Philadelphia, Pa. – More than 200 supporters of former Black Panther Mumia Abu-Jamal protested outside a federal appeals court Thursday as lawyers challenged his 1982 conviction for the killing of a police officer.
Abu-Jamal has built a global following from prison through his politically – charged writings and recorded speeches.
Actors, writers, death-penalty opponents and activists have rallied behind his claim of innocence over the years.
At the courthouse Thursday, May 17, Marcus Shell, 35, said Abu-Jamal didn't get a fair trial because of who he was – "a former Black Panther, the voice of the voiceless."
"Mumia represents a lot of Blacks locked up in prison today," Shell said.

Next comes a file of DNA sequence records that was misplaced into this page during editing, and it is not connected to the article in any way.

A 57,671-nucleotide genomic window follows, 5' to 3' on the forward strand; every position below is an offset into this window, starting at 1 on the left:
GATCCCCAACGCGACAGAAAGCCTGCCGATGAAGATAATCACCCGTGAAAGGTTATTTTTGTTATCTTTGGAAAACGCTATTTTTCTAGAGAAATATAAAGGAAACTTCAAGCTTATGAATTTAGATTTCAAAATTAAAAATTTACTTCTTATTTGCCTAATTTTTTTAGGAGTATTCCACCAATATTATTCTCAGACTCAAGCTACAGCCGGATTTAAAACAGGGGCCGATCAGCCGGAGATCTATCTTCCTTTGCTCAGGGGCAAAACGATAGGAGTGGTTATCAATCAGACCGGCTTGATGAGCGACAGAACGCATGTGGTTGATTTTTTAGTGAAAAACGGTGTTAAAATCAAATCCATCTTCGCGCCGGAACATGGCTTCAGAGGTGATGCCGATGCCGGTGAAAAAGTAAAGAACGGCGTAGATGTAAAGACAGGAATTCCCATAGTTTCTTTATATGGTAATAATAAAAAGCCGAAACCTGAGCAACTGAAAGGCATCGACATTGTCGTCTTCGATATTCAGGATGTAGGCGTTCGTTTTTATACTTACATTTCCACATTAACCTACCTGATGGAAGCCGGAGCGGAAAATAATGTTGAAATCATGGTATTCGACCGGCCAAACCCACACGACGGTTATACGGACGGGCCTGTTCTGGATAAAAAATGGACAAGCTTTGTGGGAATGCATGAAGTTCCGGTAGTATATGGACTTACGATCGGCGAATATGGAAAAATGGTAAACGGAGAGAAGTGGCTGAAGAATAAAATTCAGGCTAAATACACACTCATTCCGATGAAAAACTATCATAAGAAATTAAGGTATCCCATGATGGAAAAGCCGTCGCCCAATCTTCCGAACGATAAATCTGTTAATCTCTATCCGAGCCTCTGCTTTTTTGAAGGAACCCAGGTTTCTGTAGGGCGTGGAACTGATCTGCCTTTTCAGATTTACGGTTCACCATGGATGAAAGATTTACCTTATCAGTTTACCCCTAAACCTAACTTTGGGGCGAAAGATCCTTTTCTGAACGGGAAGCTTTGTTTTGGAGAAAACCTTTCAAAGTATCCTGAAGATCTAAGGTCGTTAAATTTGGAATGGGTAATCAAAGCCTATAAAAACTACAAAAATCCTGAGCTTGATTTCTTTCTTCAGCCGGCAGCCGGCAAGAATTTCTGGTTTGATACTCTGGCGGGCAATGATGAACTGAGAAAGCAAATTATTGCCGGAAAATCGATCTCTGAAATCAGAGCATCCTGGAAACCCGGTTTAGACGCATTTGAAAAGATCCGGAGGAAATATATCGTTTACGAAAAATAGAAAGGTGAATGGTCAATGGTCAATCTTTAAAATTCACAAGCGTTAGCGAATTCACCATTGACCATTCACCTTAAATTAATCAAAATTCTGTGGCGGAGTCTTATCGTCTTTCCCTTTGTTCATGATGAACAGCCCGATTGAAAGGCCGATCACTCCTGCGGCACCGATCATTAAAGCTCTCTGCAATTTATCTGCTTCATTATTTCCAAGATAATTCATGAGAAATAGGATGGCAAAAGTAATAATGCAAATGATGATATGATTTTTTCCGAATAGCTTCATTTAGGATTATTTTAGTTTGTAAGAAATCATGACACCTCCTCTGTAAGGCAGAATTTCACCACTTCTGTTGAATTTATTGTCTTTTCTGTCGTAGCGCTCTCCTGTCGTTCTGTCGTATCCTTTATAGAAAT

Abu-Jamal, 53, a former radio reporter, was convicted of shooting police officer Daniel Faulkner in 1981.
Faulkner had pulled over Abu-Jamal's brother in a traffic stop when Abu-Jamal, according to witnesses, ran to the scene from his taxi and shot the 26-year-old officer repeatedly. Abu-Jamal was shot once, apparently by the downed patrolman.
A federal judge in 2001 threw out his death sentence, citing improper jury instructions, but upheld Abu-Jamal's conviction. Both sides are appealing.
Abu-Jamal's lawyer Robert R. Bryan planned to argue that prosecutors improperly rejected a large number of potential Black jurors and that the trial judge was racially biased.
Philadelphia prosecutors say the evidence against Abu-Jamal is overwhelming. They will ask the appeals panel to reinstate the death sentence.
--The Associated Press